Trans folks–and especially trans kids–run into a burning house every damned day just by living their lives. They risk their lives every damned day just by going out in public. They are quietly heroic every damned day.

Ain’t no judge or attorney general going to stop them.

willfully and deliberately stupid

I don’t know if you’ve read any of the SCOTUS decisions from the last few weeks. I mean actually read them, not just read news reports or blog posts about them. I suspect most folks haven’t. Can’t blame anybody for that; it takes time to churn through these decisions (the Bruen decision is 135 pages long, for fuck’s sake) and big chunks of them (while certainly/probably important) are mind-numbingly boring.

But if you do take the time to read the most important decisions, I think you’ll discover a theme running through them. And that theme is this: the conservative majority is being willfully and deliberately stupid.

I’m just going to focus on the Bruen decision (and the concurring opinions) because we just went through a long holiday weekend that delivered sixteen mass shootings. The issue in Bruen was a New York law stating an individual who wanted to carry a concealed firearm outside their home had to prove they had a “proper cause” for doing so. In other words, you had to have a good reason for going strapped in public.

In essence, SCOTUS said, pffft, you don’t need no stinking reason, this is America, bitches.

The Court’s majority decision begins by noting that “this Court has long cautioned that the English common law “is not to be taken in all respects to be that of America.” It then (and I am NOT making this up) it spends pages explaining how common law back in Merry Olde England allowed folks to carry guns.

[W]hatever place handguns had in English society during the Tudor and Stuart reigns, by the time we reach the 18th century—and near the founding—they had gained a fairly secure footing in English culture.

You may be asking, “Greg, old sock, when were these Tudor and Stuarts reigning in England? And why should we give a shit?” I’m glad you asked (and stop calling me ‘old sock’). The Tudors and Stuarts were big hats in England from 1485 to 1714. A long fucking time ago. That means we’re talking about flintlock pistols—big honking single shot handguns weighing a couple of pounds, with an effective combat range of about 20 feet, that took a trained soldier at least 30 seconds to reload. Why should we give a shit? No idea. I confess, if I see a guy walking into Starbucks with a flintlock pistol strapped to his belt, I’m not going to get too concerned.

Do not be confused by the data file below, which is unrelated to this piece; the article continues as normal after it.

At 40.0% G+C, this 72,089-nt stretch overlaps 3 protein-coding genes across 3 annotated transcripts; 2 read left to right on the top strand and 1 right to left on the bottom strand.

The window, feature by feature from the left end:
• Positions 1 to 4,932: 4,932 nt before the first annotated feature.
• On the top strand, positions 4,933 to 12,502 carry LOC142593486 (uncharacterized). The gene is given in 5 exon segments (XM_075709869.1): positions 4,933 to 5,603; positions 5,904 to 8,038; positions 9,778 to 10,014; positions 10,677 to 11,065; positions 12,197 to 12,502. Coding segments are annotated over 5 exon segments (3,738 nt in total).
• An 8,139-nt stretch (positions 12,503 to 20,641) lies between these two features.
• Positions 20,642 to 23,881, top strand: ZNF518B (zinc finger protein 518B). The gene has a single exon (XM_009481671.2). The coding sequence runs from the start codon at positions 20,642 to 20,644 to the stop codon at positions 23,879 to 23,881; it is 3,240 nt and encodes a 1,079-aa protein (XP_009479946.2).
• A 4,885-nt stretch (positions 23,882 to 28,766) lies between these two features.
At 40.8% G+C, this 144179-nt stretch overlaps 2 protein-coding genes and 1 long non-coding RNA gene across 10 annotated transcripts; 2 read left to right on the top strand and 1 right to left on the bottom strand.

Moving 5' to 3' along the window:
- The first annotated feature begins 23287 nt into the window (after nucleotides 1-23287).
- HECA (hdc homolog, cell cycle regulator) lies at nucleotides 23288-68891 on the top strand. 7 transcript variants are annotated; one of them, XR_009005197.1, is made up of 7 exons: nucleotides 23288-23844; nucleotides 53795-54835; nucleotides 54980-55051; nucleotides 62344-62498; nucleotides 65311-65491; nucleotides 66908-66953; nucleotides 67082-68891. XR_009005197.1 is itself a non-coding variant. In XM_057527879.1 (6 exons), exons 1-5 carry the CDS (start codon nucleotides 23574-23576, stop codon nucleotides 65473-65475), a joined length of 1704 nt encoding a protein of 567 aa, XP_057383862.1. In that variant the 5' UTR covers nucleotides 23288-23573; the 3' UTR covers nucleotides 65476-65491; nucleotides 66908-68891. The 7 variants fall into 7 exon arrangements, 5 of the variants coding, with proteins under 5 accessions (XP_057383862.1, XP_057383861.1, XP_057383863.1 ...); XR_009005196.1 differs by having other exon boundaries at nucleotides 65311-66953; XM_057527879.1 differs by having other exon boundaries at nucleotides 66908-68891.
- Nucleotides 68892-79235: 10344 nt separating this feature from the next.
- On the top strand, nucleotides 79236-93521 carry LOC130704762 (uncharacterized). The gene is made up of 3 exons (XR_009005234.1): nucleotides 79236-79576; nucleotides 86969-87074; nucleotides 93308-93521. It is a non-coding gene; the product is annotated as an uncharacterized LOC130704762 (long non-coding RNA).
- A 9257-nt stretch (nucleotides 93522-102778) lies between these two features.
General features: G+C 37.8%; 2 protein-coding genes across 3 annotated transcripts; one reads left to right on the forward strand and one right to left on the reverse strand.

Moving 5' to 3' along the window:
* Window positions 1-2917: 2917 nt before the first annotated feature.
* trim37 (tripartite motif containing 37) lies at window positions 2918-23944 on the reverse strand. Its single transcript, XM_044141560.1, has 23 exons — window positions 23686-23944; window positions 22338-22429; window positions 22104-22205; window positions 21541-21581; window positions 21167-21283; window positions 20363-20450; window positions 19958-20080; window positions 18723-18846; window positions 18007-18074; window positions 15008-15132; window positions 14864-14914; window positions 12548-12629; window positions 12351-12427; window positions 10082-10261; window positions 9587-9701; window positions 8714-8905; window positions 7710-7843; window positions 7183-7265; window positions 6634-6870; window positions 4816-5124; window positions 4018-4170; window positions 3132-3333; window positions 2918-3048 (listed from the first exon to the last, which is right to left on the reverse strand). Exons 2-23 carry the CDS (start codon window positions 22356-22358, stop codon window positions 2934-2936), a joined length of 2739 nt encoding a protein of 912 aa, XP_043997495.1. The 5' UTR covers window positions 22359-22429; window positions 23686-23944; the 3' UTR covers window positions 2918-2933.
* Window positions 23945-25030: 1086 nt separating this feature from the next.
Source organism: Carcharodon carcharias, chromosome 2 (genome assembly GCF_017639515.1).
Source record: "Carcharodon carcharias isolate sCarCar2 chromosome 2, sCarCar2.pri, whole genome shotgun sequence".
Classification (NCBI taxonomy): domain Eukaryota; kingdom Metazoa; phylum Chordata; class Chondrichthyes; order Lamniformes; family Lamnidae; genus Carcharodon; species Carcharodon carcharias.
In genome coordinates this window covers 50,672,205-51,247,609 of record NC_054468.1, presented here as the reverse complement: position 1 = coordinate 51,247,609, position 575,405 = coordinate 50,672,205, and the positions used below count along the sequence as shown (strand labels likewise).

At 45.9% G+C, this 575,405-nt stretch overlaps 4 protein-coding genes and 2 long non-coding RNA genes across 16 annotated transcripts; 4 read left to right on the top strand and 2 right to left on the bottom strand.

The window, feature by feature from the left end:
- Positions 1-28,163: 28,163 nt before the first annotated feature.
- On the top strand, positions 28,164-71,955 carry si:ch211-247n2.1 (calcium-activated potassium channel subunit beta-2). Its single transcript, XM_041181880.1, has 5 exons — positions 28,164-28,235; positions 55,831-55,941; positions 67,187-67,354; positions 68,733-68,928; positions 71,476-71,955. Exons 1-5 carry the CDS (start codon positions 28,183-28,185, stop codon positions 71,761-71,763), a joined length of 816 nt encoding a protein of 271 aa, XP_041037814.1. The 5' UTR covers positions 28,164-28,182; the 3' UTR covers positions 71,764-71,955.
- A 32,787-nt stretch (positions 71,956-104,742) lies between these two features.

Flintlock pistol

The SCOTUS decision sporadically repeats its finding from Heller decision: “[T]he Second Amendment protects only the carrying of weapons that are those ‘in common use at the time.’” To say flintlock pistols were in common use at the time is bullshit, mainly because most folks didn’t have any need to tote a pistol around (and besides, those things were expensive). But it’s true that IF folks carried a pistol back then, it was a flintlock. Does that constitute ‘common use’? I don’t think so. The Court then goes on to say:

Whatever the likelihood that handguns were considered “dangerous and unusual” during the colonial period, they are indisputably in “common use” for self-defense today.

Dude, they’re in common use today because y’all allowed them to be in common use. It’s like saying colonial era folks never kept their dogs on a leash, then arguing that leash laws aren’t justified in cities now because unleashed dogs were common back then. Willfully and deliberately stupid.

The Court notes that historically, there weren’t a lot of laws in the US restricting the carrying of guns. Not until we passed an amendment restricting firearms.

Only after the ratification of the Second Amendment in 1791 did public-carry restrictions proliferate.

Maybe that’s because the 2nd Amendment specifically mentions that well-regulated militia? Once you link keeping and bearing arms to the militia, state and local lawmakers are going to base laws on that. Right?

The Court, in its review of the history of firearm restrictions, also notes there was an “uptick in gun regulation during the late-19th century—principally in the Western Territories.” You know why there was an uptick in the Old West? Because that’s where cowboys carried guns and got in gunfights. Cowboys had a need for handguns when they were out rounding up cattle and stuff. There were snakes and predators that threatened the cattle and understandably pissed-off native Americans. But when those cowboys rode into Dodge, the sheriff made them take off their guns to stop drunken cowboys from fucking shooting each other. This is NOT hard to understand.

The notion that states and cities have limited power to regulate firearms because the US doesn’t have a history or tradition of regulating firearms is massively stupid. We didn’t have a history or tradition of cowboys riding riotously through a town, shooting at random until cowboys started riding riotously through towns, shooting at random. You don’t need laws preventing folks from doing shit UNTIL THEY START DOING SHIT.

What we DO have now is a history and tradition of mass shootings and mass murder. We are contributing to that history and tradition every goddamn day. As I noted earlier, we had sixteen mass shootings from July 1 through July 4. Four days. Sixteen mass shootings. Eighteen dead, 105 wounded. In four days.

In his concurring opinion, Justice Alito scolds the three Justices who dissented from the majority opinion. He wrote:

[T]he dissent seemingly thinks that the ubiquity of guns and our country’s high level of gun violence provide reasons for sustaining the New York law, the dissent appears not to understand that it is these very facts that cause law-abiding citizens to feel the need to carry a gun for self-defense.

Alito is being willfully and deliberately stupid. The ubiquity of guns and the high level of gun violence ARE EXACTLY the reason for sustaining a law that requires people to demonstrate an actual need to carry a firearm.